Times, Sisyphus, Vincenzo, oh my! There’s a drama for every day of the week and that is not even an exaggeration!
Because I have not yet learned wisdom, I checked out EVERYTHING. Well, everything except Hello, Me, which my youngers and betters have helpfully reviewed already: check out Paroma in a snazzy video-review, and Anisa in her inaugural Drama Addict outing.
Your requisite spoiler warnings for episodes 1-2 of: River Where the Moon Rises Sisyphus: The Myth Beyond Evil Vincenzo Times 😵
He mocks me.
I really hated committing some of these spoilers to writing (sorry! so sorry!), but I generally think of opening week spoilers as fair-ish game because they help me to figure out whether I want to pick up a show or not. So read on if the drama spoils tempt you, I won’t blame you if they don’t!
Before we get into the prose, here is a table. In case you thought the whole “drama for every day of the week” was hyperbole, IT’S NOT:
The colours of the boxes reflect something important about the drama. Like, Sisyphus is Park Shin-hye’s plum-coloured leather jacket stolen from the body of a young hunk. (Please note that I only ever say a phrase like “young hunk” highly ironically.) Vincenzo’s grey is that designer Italian suit. Beyond Evil is how dark the show is running. River is, well, a river. Where the moon rises. And Times is a winter coat for a cold day, warm wood panelling and the comfort of home.
It was a tough week, I’m telling you. However: lists! I have a list. A ranked list of all the premieres. It’s mainly ranked by how turbulently I feel about it, it’s heavily influenced by recency effects, and deeply informed by how much I need the next episode immediately.
Do not be perturbed by the (lack of) structure. I have vacillated between paragraphs and bullet points because flirting with format is my hobby …just kidding. I wrote them in different sittings and I decided not to let fixation with format stop me from just writing. So here it is: the list where everything is a winner but I still insisted on ranking it.
1. Times: The undisputed best
This one is my favourite of all the premieres MY GOSH
When we read the plot of this, we speculated it could be like something between Signal and Kairos but no guys! It is totally, entirely its own show and it’s using its conceit to its absolute max. The tension is MAD—all moment to moment and never letting go.
We meet Seo Jung-in (Lee Joo-young) in 2019 as a skilled young reporter cheering her dad into his second term as President. Then she falls asleep one night and some kind of temporal shift happens, and when she wakes up, it’s to a world where her dad was shot dead on his first campaign as a presidential candidate in 2015. So in her new reality, he never even served a first term, never mind a second.
The only part of it I find a little confusing is how/why we launch into the timeline she finds herself in. Is it a real timeline that actually happened, or is it, as her therapist says, some kind of wishful, constructed false reality that rose as a response to her grief and trauma? (I think we’ll get an answer eventually since the show has alluded to it.)
We catch up with her a year later (definitely in an alternate timeline, because she’s in a 2020 that clearly has not experienced a pandemic) where we learn she’s basically forced herself to accept the reality she is in, and that her father is dead, and that other life was a figment of her brain.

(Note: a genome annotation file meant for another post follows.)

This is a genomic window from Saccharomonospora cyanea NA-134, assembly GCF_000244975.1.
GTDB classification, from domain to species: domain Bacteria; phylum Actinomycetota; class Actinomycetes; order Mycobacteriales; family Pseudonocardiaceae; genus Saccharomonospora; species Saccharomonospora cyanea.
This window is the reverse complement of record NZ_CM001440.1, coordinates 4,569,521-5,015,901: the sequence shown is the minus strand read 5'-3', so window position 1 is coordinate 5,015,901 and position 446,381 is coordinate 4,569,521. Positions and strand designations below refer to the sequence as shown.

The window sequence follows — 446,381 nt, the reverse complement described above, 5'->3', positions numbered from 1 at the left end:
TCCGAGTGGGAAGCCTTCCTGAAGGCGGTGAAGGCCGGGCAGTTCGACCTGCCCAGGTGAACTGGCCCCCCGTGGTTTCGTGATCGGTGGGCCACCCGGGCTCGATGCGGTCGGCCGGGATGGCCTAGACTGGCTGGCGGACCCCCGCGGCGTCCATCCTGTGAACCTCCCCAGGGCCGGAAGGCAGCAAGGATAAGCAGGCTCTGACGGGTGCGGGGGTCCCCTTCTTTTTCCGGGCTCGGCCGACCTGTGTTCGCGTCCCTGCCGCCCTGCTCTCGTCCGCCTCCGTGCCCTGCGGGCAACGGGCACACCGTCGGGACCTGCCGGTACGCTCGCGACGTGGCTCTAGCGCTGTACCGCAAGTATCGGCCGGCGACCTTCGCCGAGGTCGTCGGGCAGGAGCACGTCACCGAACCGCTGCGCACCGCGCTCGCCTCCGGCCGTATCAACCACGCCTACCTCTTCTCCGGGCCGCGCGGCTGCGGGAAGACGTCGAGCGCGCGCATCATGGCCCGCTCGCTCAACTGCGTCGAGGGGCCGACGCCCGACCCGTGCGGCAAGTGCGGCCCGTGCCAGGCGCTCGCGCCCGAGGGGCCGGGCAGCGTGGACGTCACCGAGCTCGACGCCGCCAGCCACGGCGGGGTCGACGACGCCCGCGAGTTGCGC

But there’s definitely something temporally disruptive going on, because an unexplained communications outage is where things go wonky. She gets a call from a reporter called Lee Jin-woo (Lee Seo-jin), who wants to talk to her about her dad getting re-elected. YES IT IS A VERY 😱😱😱 MOMENT even though you know it’s coming, because it’s all stuff we know from the premise. Jin-woo brings a darker shadow of sadness with him when we realise who he is in the past, and what he becomes in the future that is Jung-in’s now present. Their desperation and urgency is everything to this show.
But the execution, guys. The execution. It is so, so gripping. And I actually literally was on the edge of my seat at so many points! (I even took a moment while watching to appreciate that I had become a cliché, because what is the fun of life if not to enjoy your moments while you’re in them?) And the way it works never makes you question the characters or the verisimilitude of the world. It’s a premise that constantly interrogates itself, and the characters question themselves and their senses just as much. All of that acts to create a real sense of believability to the universe.
And then you have the thing itself: Jung-in is desperate to save her dad, and has to recruit Jin-woo to the job. They have nothing but this weirdly malfunctioning black-hole phone, and…I hate that I am spoiling this, but guys, the present/future changes in real time and not only is it really strikingly presented visually, but what it means to have to deal with a constantly changing reality is, without exaggeration, downright harrowing. Especially as the ending closes in and you realise that a) they’ve done it, but b) all hell has now broken loose. Damn.
2. Beyond Evil
This one surprised me by being not at all how I thought it was going to be. I was thinking Good Detective-style light antagonism that turns to a bickering, deeply heartfelt camaraderie, but nope, this drama is going all in on the dark stuff. I keep forgetting that the Korean title for this is Monster.
Shin Ha-kyun is diabolical. How have I never watched him before, in all this time?
HEY THAT’S LEE DO-HYUN! HE IS BABY SHIN HA-KYUN!
Yeo Jin-goo gets his turn as a detective! Except he is the opposite of scruffy. He is, in fact, like me. Always wiping down other people’s things and generally annoying them with his sticklery approach to life.
The premise? It’s not new, you’ve seen it before. The execution? Is GREAT.
It’s got this atmospheric, small-town noir feel, and a cast of characters to match. Full of uncomfortably close shots that get right into people’s faces—just like the small-town gaze of the inhabitants
So everyone comes off a little off-centre, a little weird, and the way they’re framed always keeps you a little off-balance